This image © & courtesy of Barbara Moules - Click on photo for image of reverse This image © & courtesy of Barbara Moules - Click on photo for image of reverse

My initial research centred on the Herries family. Sir William Herbert Herries (1859-1923) of the small settlement of Shaftesbury, near Te Aroha, was a farmer, race horse breeder and politician. The entry for him in the online version of the Dictionary of New Zealand Biography shows that he was born in London, England into a wealthy middle-class family, went to Eton College and, because of an early interest in fossils and geology, studied for a natural science degree at Trinity College, Cambridge. After graduating in 1881, he emigrated to New Zealand and settled on a 900 acre property at Shaftesbury, where he farmed and "dedicat[ed] his leisure to what became a lifelong passion for horse-racing and bloodstock lines." In the 1890s he entered local, and then national politics, serving as a Member of Parliament in opposition from 1896 until 1921, with several years as a cabinet minister after Massey's party took power in 1912. He gained a well earned reputation as an inveterate purchaser of Maori lands.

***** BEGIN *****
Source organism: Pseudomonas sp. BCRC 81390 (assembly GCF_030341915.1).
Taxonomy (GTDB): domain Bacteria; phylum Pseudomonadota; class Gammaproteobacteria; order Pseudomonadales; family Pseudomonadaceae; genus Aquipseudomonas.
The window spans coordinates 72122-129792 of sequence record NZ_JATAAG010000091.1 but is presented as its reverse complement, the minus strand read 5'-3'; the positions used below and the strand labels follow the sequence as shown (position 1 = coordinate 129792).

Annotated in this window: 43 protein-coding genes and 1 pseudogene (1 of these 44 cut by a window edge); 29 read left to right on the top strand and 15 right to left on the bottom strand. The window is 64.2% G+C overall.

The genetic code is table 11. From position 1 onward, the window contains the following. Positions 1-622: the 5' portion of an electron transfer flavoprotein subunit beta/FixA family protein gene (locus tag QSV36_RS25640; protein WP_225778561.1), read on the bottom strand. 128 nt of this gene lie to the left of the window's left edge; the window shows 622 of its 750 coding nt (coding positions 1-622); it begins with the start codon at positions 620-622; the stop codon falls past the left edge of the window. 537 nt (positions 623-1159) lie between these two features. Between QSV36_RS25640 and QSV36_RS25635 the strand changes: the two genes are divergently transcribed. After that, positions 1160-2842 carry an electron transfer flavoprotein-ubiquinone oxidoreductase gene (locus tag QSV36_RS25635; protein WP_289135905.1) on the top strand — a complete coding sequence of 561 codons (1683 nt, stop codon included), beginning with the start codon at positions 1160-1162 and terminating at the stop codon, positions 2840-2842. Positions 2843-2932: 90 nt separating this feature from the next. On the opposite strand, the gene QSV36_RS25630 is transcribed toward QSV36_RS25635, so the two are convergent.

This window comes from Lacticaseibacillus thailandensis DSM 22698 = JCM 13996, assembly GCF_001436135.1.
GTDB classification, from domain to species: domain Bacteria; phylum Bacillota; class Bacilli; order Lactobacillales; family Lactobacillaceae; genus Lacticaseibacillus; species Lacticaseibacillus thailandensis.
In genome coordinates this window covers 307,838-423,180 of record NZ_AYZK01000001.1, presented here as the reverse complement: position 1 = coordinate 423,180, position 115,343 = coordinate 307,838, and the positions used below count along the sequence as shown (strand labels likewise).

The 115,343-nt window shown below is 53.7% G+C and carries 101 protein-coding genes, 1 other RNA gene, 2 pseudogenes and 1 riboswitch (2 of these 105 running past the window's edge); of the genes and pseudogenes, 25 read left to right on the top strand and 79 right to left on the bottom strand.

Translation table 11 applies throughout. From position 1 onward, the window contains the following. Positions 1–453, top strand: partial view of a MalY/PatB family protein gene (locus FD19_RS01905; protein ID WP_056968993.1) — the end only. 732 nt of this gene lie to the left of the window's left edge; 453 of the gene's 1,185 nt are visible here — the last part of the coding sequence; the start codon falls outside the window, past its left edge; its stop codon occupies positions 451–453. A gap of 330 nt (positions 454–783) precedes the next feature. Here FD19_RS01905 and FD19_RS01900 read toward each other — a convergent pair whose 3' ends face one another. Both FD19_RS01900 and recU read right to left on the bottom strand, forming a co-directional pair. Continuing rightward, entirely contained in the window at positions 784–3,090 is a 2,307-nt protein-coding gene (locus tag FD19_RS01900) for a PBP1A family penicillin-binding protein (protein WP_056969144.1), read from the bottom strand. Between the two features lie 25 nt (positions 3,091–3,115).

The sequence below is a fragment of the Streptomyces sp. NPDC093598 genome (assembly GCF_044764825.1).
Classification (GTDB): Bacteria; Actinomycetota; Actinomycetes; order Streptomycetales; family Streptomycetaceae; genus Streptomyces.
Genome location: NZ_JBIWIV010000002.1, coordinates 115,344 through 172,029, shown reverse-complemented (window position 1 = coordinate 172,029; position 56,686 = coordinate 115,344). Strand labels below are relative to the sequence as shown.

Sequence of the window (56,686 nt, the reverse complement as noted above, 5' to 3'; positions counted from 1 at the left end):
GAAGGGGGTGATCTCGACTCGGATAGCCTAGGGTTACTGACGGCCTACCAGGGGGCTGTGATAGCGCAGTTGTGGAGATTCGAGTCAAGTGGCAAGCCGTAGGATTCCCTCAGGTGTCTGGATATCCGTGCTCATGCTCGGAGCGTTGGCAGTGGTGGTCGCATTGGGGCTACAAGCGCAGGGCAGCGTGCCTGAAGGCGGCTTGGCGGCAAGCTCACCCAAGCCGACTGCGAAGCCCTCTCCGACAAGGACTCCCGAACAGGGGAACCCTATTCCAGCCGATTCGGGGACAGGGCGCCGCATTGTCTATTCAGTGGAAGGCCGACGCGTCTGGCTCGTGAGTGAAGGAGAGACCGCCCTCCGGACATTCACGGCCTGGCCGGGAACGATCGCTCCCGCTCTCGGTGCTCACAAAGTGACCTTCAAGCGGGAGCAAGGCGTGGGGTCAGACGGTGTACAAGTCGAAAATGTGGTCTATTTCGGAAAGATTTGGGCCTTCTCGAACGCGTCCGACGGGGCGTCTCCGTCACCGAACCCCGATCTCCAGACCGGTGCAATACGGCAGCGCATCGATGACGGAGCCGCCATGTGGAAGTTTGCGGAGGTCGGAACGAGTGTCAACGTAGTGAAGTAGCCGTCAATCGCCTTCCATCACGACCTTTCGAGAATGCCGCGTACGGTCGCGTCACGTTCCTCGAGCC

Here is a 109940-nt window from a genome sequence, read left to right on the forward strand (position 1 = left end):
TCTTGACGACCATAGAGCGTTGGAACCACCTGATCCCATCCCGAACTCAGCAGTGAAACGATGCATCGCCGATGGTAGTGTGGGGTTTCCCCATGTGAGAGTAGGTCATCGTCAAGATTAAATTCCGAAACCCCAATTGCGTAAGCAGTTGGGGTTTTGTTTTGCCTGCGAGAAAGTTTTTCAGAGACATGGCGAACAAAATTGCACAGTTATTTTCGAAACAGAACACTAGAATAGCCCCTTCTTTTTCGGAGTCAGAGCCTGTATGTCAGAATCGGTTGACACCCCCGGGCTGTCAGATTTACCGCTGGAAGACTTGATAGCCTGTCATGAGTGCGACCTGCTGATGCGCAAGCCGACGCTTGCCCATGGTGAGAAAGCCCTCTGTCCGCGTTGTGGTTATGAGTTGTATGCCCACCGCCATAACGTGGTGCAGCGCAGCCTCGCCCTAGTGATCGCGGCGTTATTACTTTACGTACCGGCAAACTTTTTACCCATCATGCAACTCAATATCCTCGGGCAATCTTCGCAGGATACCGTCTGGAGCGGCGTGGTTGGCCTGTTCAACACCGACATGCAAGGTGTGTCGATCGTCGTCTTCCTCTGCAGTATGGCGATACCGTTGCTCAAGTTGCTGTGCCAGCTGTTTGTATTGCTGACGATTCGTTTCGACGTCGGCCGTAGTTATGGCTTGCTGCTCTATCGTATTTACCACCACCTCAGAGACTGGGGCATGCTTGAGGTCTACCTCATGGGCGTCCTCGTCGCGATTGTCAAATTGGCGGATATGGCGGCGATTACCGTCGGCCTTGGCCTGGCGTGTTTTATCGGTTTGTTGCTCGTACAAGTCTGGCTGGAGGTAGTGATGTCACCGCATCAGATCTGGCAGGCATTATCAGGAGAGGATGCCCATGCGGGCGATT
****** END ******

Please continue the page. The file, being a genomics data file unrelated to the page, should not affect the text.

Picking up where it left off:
Herries married Catherine Louise Roche of Ohineroa, a neighbour's daughter, on 4 December 1889. She died in 1912 on board ship returning home from a trip to England and they had no children. "In his latter years, unhindered by the demands of farm and family, [he] was left to pursue his addiction to politics, horse-racing and alcohol." Cambridge University Alumni 1261-1900 shows that he was the eldest son and heir of a barrister Herbert Crompton Herries (1829-1870) and his wife Leonora Emma Wickham of Frimley Park, Surrey, and grandson of Major General Sir William Lewis Herries, CB, KCH, (1785-1857) of the 68th (Durham) Regiment of Foot. His younger brother Robert Stansfield Herries, F.R.G.S. (186-1941) of St Julian's, Kent, followed his father to the bar, was a Director of Spottiswoode's, Ltd. and President of the Geologists' Association from 1906 to 1908.